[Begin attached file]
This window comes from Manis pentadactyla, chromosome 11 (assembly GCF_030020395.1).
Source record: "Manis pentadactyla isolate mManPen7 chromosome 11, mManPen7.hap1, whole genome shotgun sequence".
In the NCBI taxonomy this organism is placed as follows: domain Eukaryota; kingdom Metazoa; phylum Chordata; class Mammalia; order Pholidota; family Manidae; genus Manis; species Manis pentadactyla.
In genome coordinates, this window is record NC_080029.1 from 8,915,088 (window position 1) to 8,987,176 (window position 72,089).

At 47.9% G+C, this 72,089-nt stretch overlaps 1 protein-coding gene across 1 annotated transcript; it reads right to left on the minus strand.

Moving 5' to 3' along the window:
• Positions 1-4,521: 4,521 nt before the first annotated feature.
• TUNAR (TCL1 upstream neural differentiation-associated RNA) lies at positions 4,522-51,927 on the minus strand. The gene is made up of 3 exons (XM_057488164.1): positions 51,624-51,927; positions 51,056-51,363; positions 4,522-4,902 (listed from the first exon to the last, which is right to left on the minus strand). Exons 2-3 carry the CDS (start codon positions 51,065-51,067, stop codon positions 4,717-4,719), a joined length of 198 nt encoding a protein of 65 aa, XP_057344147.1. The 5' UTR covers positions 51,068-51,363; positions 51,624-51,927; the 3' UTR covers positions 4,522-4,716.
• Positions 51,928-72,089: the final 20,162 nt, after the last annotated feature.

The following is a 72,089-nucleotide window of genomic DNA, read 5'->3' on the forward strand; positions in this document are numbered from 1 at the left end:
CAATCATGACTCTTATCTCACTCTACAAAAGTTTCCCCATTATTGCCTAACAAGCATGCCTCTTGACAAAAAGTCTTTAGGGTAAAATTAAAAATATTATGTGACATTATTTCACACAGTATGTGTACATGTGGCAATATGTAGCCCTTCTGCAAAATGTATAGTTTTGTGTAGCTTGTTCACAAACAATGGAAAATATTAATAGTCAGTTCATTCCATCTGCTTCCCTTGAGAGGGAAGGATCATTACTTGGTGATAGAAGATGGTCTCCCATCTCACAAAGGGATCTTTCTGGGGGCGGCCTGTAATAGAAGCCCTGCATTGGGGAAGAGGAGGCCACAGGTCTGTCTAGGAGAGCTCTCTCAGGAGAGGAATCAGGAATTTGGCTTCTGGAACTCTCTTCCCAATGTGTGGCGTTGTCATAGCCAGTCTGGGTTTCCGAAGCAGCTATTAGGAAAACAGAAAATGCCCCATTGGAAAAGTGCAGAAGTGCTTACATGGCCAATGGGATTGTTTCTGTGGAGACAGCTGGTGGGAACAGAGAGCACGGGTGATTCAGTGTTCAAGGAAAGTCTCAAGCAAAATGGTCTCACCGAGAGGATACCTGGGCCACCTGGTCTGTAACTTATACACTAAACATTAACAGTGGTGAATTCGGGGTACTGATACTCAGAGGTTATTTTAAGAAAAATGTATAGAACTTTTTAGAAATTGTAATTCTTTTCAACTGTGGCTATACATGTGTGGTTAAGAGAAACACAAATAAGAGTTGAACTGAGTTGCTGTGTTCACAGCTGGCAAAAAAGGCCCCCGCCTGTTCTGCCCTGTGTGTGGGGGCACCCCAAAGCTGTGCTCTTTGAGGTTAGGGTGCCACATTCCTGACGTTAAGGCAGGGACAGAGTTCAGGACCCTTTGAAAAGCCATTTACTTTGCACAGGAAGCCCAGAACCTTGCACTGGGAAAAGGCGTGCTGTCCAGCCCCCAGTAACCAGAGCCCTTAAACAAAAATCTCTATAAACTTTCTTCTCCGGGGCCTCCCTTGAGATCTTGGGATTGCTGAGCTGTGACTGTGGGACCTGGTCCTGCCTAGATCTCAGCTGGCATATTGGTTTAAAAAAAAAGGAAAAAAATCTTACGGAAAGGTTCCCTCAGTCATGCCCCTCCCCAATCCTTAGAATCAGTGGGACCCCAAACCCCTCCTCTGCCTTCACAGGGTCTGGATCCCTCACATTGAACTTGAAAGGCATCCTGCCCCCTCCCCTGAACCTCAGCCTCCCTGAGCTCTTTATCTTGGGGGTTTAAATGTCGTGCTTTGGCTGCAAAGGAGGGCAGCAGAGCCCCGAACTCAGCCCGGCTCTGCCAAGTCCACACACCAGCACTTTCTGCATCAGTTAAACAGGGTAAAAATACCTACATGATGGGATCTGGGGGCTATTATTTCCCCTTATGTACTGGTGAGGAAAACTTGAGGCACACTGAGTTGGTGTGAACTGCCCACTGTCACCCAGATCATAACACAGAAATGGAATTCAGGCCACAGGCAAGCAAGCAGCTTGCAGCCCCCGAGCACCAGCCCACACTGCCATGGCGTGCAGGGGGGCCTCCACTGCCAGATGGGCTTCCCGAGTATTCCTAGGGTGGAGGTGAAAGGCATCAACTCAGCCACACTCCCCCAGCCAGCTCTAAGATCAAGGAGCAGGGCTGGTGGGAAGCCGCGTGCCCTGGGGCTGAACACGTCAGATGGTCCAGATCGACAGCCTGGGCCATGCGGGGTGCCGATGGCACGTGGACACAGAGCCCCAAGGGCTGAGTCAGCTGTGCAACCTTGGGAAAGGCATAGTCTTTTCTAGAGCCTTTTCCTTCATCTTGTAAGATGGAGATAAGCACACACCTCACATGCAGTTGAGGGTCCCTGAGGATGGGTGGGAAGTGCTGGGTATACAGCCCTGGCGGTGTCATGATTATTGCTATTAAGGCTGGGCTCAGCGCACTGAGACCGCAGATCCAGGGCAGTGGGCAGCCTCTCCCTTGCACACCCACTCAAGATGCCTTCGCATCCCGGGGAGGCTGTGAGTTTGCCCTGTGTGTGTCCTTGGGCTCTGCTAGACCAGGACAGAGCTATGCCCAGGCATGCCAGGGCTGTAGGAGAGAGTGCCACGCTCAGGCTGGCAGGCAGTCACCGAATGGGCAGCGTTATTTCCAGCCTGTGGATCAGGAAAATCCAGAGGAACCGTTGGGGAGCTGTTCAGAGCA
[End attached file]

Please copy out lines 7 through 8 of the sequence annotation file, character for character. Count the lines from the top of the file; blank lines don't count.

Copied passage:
• Positions 1-4,521: 4,521 nt before the first annotated feature.
• TUNAR (TCL1 upstream neural differentiation-associated RNA) lies at positions 4,522-51,927 on the minus strand. The gene is made up of 3 exons (XM_057488164.1): positions 51,624-51,927; positions 51,056-51,363; positions 4,522-4,902 (listed from the first exon to the last, which is right to left on the minus strand). Exons 2-3 carry the CDS (start codon positions 51,065-51,067, stop codon positions 4,717-4,719), a joined length of 198 nt encoding a protein of 65 aa, XP_057344147.1. The 5' UTR covers positions 51,068-51,363; positions 51,624-51,927; the 3' UTR covers positions 4,522-4,716.